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Julie R. Klein [13]Julie Rachel Klein [1]
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Julie R. Klein
Villanova University
  1. "Something of It Remains": Spinoza and Gersonides on Intellectual Eternity.Julie R. Klein - 2014 - In Steven M. Nadler (ed.), Spinoza and Jewish Philosophy. Cambridge University Press. pp. 177-203.
  2.  61
    Spinoza’s Debt to Gersonides.Julie R. Klein - 2003 - Graduate Faculty Philosophy Journal 24 (1):19-43.
    In proposition 7 of the second part of the Ethics, Spinoza famously contends that the “order and connection of things is the same as the order and connection of ideas.” On this basis, Spinoza argues in the scholium that thought and extension are different ways of conceiving one and the same substance: “the thinking substance and the extended substance are one and the same substance, which is now comprehended under this attribute, now under that”. Less famously, in the same scholium, (...)
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  3.  67
    Dreaming with Open Eyes: Cartesian Dreams, Spinozan Analyses.Julie R. Klein - 2003 - Idealistic Studies 33 (2/3):141-159.
    "Dreaming with open eyes" is a tagline for Spinoza's critique of Descartes; the dreams in question are principally those of volition and the active imagination. In this article, I compare the Cartesian theory of imagination as an active, but not fully rational, power of the mind and the Cartesian account of the volitional self to Spinoza's views. Descartes's own dreams and theories of dreaming are the focus of the first part of the article. Thereafter I examine Spinoza's critique of Descartes (...)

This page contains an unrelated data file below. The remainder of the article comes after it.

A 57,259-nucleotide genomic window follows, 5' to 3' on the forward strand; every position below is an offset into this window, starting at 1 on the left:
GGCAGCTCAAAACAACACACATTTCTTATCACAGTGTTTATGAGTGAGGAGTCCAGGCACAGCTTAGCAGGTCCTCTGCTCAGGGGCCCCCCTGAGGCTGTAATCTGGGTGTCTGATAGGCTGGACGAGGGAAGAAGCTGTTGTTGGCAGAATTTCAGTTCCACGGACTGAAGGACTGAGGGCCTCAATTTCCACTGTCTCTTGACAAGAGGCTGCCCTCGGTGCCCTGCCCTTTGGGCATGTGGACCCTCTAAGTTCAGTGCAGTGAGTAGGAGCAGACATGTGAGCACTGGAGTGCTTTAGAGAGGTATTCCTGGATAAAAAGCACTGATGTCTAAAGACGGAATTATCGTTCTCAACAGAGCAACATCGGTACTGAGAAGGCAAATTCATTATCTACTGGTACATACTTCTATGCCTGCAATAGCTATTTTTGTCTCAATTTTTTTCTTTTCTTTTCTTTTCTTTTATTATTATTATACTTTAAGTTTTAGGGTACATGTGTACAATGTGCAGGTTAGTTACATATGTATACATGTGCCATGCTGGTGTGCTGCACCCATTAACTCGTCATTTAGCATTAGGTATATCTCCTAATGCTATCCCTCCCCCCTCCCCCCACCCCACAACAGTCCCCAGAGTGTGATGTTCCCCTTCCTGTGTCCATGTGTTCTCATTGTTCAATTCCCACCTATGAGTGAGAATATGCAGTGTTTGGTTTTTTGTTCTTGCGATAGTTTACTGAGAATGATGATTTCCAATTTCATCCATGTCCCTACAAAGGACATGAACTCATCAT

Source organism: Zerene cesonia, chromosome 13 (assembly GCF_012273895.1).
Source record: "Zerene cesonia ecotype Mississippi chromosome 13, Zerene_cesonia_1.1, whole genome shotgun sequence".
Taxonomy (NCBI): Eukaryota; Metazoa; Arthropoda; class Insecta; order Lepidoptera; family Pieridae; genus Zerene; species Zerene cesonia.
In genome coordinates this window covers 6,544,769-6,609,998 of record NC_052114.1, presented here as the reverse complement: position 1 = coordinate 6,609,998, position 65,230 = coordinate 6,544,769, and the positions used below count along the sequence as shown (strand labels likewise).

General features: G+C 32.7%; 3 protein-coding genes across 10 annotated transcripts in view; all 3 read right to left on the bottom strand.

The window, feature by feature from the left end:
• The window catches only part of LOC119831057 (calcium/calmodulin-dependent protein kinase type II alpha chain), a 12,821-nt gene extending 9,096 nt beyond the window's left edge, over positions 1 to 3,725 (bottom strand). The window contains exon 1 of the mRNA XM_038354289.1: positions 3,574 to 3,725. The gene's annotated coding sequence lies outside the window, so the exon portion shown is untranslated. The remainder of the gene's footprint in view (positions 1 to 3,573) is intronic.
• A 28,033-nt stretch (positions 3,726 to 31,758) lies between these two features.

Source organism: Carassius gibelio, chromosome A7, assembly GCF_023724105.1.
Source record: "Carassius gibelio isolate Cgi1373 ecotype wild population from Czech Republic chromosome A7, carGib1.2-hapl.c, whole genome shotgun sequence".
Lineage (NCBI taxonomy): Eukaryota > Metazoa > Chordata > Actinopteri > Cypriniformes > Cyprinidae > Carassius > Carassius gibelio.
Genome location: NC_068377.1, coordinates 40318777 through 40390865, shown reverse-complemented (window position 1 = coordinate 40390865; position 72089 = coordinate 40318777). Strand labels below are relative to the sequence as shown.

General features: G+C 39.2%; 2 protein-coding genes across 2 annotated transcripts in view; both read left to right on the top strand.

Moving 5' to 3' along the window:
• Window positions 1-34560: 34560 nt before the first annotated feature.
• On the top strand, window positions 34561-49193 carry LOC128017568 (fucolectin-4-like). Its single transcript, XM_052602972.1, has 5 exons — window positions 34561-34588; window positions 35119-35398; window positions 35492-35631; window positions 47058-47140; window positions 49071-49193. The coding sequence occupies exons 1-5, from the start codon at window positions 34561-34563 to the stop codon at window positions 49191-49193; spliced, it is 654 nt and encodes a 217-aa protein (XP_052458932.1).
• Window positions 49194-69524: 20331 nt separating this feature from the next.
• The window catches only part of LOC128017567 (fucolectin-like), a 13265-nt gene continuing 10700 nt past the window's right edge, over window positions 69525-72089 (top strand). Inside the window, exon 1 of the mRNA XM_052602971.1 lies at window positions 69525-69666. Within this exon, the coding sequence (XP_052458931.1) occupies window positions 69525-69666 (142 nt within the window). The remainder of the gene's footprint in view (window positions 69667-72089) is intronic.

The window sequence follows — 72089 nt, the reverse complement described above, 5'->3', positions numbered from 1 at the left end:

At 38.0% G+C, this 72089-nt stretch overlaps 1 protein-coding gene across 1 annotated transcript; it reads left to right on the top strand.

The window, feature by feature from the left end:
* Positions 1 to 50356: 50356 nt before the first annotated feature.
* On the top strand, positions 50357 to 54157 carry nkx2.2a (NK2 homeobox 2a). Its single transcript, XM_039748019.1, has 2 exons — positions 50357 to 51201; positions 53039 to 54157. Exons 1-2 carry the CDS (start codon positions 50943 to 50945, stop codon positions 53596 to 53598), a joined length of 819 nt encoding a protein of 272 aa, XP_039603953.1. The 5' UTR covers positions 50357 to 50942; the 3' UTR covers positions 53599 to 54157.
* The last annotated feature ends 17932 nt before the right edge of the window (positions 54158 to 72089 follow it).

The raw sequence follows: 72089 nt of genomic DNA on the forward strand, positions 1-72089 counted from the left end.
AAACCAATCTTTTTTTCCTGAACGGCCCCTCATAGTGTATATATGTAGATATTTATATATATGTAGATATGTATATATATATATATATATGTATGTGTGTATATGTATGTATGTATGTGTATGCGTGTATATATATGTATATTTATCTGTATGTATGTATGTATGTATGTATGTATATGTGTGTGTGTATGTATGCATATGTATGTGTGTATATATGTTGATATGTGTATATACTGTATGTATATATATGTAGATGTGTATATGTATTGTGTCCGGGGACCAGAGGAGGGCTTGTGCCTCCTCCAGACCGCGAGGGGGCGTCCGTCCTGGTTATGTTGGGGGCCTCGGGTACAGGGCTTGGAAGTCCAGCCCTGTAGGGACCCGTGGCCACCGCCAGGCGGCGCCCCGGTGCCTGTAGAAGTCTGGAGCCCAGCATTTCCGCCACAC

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  4. Philosophizing Historically/Historicizing Philosophy: Some Spinozistic Reflections.Julie R. Klein - 2013 - In Mogens Laerke, Justin E. H. Smith & Eric Schliesser (eds.), Philosophy and Its History. Aims and Methods in the Study of Early Modern Philosophy. Oxford University Press. pp. 134-158.
     
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  5. "By Eternity I Understand": Eternity According to Spinoza.Julie R. Klein - 2002 - Iyyun, The Jerusalem Philosophical Quarterly 51 (July):295-324.
  6.  5
    The Ethics of Joy: Spinoza on the Empowered Life by Andrew Youpa.Julie R. Klein - 2022 - Journal of the History of Philosophy 60 (1):162-163.
    The Ethics of Joy offers reconstructive argument, careful engagement with select literature, and a big-picture presentation of Spinoza’s view of the well-lived human life. Not “convinced that Kantians in ethics are Kantians because of an argument that Kant or Korsgaard makes,” Andrew Youpa urges us to consider Spinoza’s view as “an alternative way of thinking about our lives—an alternative that is illuminating and insightful”. Since “the presentation of an illuminating alternative is arguably the best a philosopher can do”, this is (...)
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  7.  96
    The Question of Pantheism in the Second Objections to Descartes’s Meditations.Julie R. Klein - 2003 - American Catholic Philosophical Quarterly 77 (3):357-379.
    Through a close analysis of texts from the Second Objections and Replies to the Meditations, this article addresses the tension between the pursuit of certainty and the preservation of divine transcendence in Descartes’s philosophy. Via a hypothetical “atheist geometer,” the Objectors charge Descartes with pantheism. While the Objectors’ motivations are not clear, the objection raises provocative questions about the relation of the divine and the human mind and about the being of created or dependent entities inDescartes’s metaphysics. Descartes contends that (...)